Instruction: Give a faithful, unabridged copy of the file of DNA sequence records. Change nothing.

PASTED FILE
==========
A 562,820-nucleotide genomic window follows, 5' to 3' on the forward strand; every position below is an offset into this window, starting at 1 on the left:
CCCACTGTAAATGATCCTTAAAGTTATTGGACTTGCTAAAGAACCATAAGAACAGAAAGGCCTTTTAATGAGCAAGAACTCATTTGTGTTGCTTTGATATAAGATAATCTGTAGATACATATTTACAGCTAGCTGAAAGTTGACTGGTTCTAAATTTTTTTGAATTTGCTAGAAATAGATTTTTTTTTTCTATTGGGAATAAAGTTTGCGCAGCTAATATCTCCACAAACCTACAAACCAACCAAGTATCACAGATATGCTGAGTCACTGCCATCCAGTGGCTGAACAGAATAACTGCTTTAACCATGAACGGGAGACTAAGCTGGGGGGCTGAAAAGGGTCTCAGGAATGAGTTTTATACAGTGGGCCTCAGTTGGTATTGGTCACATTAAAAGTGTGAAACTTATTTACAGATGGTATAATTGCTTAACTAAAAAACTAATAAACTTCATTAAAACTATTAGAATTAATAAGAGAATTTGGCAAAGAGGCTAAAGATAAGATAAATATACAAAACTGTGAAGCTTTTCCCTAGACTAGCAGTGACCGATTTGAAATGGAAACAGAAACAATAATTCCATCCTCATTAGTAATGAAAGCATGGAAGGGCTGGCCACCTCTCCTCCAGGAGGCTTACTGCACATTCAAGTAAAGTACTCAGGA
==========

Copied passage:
A 562,820-nucleotide genomic window follows, 5' to 3' on the forward strand; every position below is an offset into this window, starting at 1 on the left:
CCCACTGTAAATGATCCTTAAAGTTATTGGACTTGCTAAAGAACCATAAGAACAGAAAGGCCTTTTAATGAGCAAGAACTCATTTGTGTTGCTTTGATATAAGATAATCTGTAGATACATATTTACAGCTAGCTGAAAGTTGACTGGTTCTAAATTTTTTTGAATTTGCTAGAAATAGATTTTTTTTTTCTATTGGGAATAAAGTTTGCGCAGCTAATATCTCCACAAACCTACAAACCAACCAAGTATCACAGATATGCTGAGTCACTGCCATCCAGTGGCTGAACAGAATAACTGCTTTAACCATGAACGGGAGACTAAGCTGGGGGGCTGAAAAGGGTCTCAGGAATGAGTTTTATACAGTGGGCCTCAGTTGGTATTGGTCACATTAAAAGTGTGAAACTTATTTACAGATGGTATAATTGCTTAACTAAAAAACTAATAAACTTCATTAAAACTATTAGAATTAATAAGAGAATTTGGCAAAGAGGCTAAAGATAAGATAAATATACAAAACTGTGAAGCTTTTCCCTAGACTAGCAGTGACCGATTTGAAATGGAAACAGAAACAATAATTCCATCCTCATTAGTAATGAAAGCATGGAAGGGCTGGCCACCTCTCCTCCAGGAGGCTTACTGCACATTCAAGTAAAGTACTCAGGA